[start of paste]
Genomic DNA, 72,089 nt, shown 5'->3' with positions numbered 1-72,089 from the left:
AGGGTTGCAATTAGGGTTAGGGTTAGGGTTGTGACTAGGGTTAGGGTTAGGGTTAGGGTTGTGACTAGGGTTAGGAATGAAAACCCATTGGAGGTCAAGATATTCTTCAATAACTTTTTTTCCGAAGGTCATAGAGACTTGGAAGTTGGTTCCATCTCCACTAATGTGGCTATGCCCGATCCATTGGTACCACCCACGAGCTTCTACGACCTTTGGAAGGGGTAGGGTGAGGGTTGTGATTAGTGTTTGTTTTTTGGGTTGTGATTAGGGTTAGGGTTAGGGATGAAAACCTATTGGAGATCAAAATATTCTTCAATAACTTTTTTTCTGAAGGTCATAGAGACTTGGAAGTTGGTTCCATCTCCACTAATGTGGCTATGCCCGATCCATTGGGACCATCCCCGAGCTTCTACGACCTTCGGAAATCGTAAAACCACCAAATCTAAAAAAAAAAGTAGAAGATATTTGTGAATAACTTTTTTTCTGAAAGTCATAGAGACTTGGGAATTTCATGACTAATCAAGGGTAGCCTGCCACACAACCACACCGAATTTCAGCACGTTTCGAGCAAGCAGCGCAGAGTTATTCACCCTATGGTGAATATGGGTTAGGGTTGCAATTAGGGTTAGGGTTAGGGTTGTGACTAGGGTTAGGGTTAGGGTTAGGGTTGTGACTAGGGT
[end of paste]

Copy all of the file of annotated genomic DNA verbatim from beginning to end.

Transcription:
Genomic DNA, 72,089 nt, shown 5'->3' with positions numbered 1-72,089 from the left:
AGGGTTGCAATTAGGGTTAGGGTTAGGGTTGTGACTAGGGTTAGGGTTAGGGTTAGGGTTGTGACTAGGGTTAGGAATGAAAACCCATTGGAGGTCAAGATATTCTTCAATAACTTTTTTTCCGAAGGTCATAGAGACTTGGAAGTTGGTTCCATCTCCACTAATGTGGCTATGCCCGATCCATTGGTACCACCCACGAGCTTCTACGACCTTTGGAAGGGGTAGGGTGAGGGTTGTGATTAGTGTTTGTTTTTTGGGTTGTGATTAGGGTTAGGGTTAGGGATGAAAACCTATTGGAGATCAAAATATTCTTCAATAACTTTTTTTCTGAAGGTCATAGAGACTTGGAAGTTGGTTCCATCTCCACTAATGTGGCTATGCCCGATCCATTGGGACCATCCCCGAGCTTCTACGACCTTCGGAAATCGTAAAACCACCAAATCTAAAAAAAAAAGTAGAAGATATTTGTGAATAACTTTTTTTCTGAAAGTCATAGAGACTTGGGAATTTCATGACTAATCAAGGGTAGCCTGCCACACAACCACACCGAATTTCAGCACGTTTCGAGCAAGCAGCGCAGAGTTATTCACCCTATGGTGAATATGGGTTAGGGTTGCAATTAGGGTTAGGGTTAGGGTTGTGACTAGGGTTAGGGTTAGGGTTAGGGTTGTGACTAGGGT